According to Kelvin Collins, CEO of the Better Business Bureau, they can. “ Businesses are allowed to have an demand change policy. It ‘s just like any other policy that they want to set up, ” says Collins. Shawn Conroy with the Attorney General ‘s Office Consumer Protection Division says if they decide to do that, customers must be alerted before they check out. “ The key here is that consumers should have the ability to make an inform decision. It ’ mho in the best sake of a business to provide adequate notice to their customers before they make a purchase, ” says Conroy. He says if they do n’t, they could potentially be in rape of the Georgia Fair Business Practices Act. Collins says the best thing to do is to make your policy very obvious. “ That way the consumer can make an inform decisiveness on whether or not they want to proceed. ” According to Collins, ethics besides comes into maneuver. “ If you truly look at the ethical side of it and the consumer came up and they were 62 cents short on buying that product, the store is not gon na say, ‘ Well, that ’ s OK, good go ahead, take it. ‘ sol, you shouldn ’ deoxythymidine monophosphate actually expect the consumer to provide 62 cents above what their product cost. ”
He says there are ways to make both the customer and the business happy while making indisputable no one is being ripped off. “ You could have a charity that you provide any excess change to or you could provide some type of endow tease or store credit. ” Kroger is one major chain doing barely that. A bless in the check out trace allows the customer to decide if they want to round up and donate any supernumerary change to ‘Zero Hunger Zero Waste ‘ or have the change put on a Shopper ‘s Card. Collins says some places have adjusted their prices to hit an even dollar sum. He adds that if businesses are not giving change, it could cause problems down the road.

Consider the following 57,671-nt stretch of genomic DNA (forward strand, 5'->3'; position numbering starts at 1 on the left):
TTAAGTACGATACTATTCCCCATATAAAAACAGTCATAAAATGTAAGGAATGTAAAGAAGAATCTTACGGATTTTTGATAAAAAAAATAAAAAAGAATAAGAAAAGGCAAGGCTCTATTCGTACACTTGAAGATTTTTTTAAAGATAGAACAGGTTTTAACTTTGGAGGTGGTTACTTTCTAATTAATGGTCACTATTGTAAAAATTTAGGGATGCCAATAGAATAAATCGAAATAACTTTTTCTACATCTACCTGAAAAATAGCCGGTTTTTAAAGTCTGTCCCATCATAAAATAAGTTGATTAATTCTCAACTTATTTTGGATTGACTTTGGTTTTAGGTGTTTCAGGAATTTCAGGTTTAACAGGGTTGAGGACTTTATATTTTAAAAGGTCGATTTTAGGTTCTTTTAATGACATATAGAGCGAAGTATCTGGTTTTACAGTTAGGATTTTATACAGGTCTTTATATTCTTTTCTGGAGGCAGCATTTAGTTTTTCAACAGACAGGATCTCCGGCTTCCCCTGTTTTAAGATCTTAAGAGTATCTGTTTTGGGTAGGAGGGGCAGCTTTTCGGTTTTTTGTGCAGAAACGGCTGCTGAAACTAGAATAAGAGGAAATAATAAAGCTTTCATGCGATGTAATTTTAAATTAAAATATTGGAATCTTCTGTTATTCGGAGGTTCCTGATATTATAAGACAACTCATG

“ not giving change back, if you give besides much money and not getting change back, it does seem like it would be debatable for the business when it comes to sales taxes. ” He says sales tax is based on the sale of the product, so if you are selling that product and not giving back variety, in effect, that product is more expensive, so it will mess up the proportion of the sales tax. He says if the discrepancy is large enough, the Department of Revenue and the IRS could come looking for that money down the road.
We can verify that, yes, businesses can keep your change based on their individual policies, but only if there are alerts posted around the shop letting customers know before they check out. If you are out denounce and you find a store that is intentionally deceptive customers about their change policy, you can report it to the Georgia Attorney General ‘s Office.